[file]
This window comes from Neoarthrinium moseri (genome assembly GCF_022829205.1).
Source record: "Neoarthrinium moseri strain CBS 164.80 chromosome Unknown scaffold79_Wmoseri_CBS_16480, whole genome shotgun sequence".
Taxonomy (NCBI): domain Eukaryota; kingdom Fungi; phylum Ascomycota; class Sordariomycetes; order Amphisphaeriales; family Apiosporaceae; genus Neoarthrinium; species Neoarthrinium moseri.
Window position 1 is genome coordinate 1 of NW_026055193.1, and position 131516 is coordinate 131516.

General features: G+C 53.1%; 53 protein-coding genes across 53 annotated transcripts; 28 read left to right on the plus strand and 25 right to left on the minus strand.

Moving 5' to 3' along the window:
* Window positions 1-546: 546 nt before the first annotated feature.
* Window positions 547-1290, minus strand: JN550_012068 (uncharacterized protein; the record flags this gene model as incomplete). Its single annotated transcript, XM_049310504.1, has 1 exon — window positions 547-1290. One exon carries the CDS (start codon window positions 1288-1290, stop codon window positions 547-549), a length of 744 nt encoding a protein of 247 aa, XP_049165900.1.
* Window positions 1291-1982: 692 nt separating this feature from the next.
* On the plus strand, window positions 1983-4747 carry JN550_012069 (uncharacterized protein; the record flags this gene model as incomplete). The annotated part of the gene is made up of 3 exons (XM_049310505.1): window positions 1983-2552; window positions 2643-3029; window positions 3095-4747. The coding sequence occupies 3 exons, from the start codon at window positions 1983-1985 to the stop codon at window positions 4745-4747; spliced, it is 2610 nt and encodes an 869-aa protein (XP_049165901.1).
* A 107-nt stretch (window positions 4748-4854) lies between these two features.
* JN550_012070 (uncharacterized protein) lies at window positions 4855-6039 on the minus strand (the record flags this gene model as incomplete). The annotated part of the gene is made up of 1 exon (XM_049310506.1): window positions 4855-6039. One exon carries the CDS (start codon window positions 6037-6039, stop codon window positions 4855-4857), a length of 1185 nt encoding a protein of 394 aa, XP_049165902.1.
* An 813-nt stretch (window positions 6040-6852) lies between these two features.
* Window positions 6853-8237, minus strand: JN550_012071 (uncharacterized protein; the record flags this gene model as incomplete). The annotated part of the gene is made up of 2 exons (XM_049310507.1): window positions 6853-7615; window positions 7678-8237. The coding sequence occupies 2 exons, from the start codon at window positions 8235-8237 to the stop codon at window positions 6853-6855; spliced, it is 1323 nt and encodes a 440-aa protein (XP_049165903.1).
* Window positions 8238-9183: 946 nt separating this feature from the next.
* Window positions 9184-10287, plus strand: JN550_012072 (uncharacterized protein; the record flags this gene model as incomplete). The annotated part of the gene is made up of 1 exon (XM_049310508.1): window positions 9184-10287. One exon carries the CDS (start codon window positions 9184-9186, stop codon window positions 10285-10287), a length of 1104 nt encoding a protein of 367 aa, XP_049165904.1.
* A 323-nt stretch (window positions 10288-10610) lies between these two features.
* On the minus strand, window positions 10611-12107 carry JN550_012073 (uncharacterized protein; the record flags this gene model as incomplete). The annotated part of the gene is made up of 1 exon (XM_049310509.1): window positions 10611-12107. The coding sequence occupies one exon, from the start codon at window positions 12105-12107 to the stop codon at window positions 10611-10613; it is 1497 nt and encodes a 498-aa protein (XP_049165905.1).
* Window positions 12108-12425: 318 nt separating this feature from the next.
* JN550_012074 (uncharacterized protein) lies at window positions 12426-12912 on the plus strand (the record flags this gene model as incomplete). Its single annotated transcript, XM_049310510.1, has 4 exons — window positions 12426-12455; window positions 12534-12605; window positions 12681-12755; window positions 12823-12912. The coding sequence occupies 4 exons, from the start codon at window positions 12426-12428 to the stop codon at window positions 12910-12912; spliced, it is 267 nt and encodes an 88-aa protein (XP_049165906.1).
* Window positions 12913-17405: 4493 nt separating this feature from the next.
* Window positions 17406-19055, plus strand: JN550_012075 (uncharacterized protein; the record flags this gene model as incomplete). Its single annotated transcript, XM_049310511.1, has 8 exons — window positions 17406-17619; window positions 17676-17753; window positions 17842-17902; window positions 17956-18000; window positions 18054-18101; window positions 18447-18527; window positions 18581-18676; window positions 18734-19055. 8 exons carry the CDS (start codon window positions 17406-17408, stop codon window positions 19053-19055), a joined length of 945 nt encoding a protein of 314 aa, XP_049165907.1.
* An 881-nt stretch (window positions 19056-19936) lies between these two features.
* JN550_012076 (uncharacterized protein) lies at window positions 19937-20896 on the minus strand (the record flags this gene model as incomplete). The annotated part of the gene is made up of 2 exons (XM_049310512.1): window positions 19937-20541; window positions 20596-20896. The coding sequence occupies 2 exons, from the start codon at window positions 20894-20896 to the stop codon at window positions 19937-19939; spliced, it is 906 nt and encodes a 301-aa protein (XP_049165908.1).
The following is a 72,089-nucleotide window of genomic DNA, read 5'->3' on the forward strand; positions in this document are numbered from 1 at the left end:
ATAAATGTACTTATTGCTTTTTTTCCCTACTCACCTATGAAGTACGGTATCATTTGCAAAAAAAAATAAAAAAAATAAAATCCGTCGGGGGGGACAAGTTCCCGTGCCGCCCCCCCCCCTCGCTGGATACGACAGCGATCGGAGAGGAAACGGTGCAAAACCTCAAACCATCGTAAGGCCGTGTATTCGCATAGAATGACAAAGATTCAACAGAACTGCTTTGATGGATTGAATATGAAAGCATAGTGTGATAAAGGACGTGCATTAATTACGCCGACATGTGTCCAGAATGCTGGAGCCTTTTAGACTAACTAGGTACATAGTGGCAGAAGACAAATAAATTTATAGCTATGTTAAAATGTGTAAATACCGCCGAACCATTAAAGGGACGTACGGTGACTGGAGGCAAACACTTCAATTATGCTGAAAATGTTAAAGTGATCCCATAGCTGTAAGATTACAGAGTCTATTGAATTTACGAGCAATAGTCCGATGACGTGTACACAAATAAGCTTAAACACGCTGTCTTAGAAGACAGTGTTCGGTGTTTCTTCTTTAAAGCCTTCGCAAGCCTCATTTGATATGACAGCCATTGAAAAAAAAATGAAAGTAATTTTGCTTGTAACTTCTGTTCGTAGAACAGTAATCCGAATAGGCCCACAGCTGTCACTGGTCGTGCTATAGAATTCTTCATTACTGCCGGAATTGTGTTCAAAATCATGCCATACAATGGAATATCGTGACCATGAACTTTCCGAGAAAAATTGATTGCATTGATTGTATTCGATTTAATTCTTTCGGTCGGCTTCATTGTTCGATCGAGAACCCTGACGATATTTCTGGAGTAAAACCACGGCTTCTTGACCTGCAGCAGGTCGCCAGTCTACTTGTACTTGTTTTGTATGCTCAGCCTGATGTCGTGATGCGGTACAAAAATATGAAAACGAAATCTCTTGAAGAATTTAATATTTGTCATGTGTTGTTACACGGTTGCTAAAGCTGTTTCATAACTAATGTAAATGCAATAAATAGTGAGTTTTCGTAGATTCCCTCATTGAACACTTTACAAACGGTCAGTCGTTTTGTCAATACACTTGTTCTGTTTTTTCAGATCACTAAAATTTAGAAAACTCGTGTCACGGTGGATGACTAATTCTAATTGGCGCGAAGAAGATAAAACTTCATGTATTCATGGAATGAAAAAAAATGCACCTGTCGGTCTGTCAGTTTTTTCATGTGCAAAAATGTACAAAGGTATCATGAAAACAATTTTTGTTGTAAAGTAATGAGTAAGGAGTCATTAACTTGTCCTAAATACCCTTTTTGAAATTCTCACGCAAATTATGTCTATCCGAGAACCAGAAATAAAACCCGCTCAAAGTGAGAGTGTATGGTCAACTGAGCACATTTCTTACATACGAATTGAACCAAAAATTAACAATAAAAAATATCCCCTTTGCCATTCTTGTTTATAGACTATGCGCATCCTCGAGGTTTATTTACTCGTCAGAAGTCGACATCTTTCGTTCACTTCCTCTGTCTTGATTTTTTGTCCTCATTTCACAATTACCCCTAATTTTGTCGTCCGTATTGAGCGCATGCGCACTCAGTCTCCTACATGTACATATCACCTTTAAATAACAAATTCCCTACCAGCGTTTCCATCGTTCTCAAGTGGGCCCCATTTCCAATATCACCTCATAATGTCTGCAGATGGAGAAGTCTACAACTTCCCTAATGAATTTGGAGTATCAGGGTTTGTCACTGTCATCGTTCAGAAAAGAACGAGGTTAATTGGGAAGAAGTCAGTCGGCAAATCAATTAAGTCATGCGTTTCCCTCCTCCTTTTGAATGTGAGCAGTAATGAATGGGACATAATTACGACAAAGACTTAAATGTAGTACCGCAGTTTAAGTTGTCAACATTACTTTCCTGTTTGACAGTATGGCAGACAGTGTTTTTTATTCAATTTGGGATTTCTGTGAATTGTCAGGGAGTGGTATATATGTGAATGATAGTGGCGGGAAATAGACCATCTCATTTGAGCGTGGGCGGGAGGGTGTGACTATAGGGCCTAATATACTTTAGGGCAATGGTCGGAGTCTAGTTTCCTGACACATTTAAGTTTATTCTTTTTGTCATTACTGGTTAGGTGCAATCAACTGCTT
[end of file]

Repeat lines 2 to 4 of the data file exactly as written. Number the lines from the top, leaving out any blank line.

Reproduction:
Source record: "Neoarthrinium moseri strain CBS 164.80 chromosome Unknown scaffold79_Wmoseri_CBS_16480, whole genome shotgun sequence".
Taxonomy (NCBI): domain Eukaryota; kingdom Fungi; phylum Ascomycota; class Sordariomycetes; order Amphisphaeriales; family Apiosporaceae; genus Neoarthrinium; species Neoarthrinium moseri.
Window position 1 is genome coordinate 1 of NW_026055193.1, and position 131516 is coordinate 131516.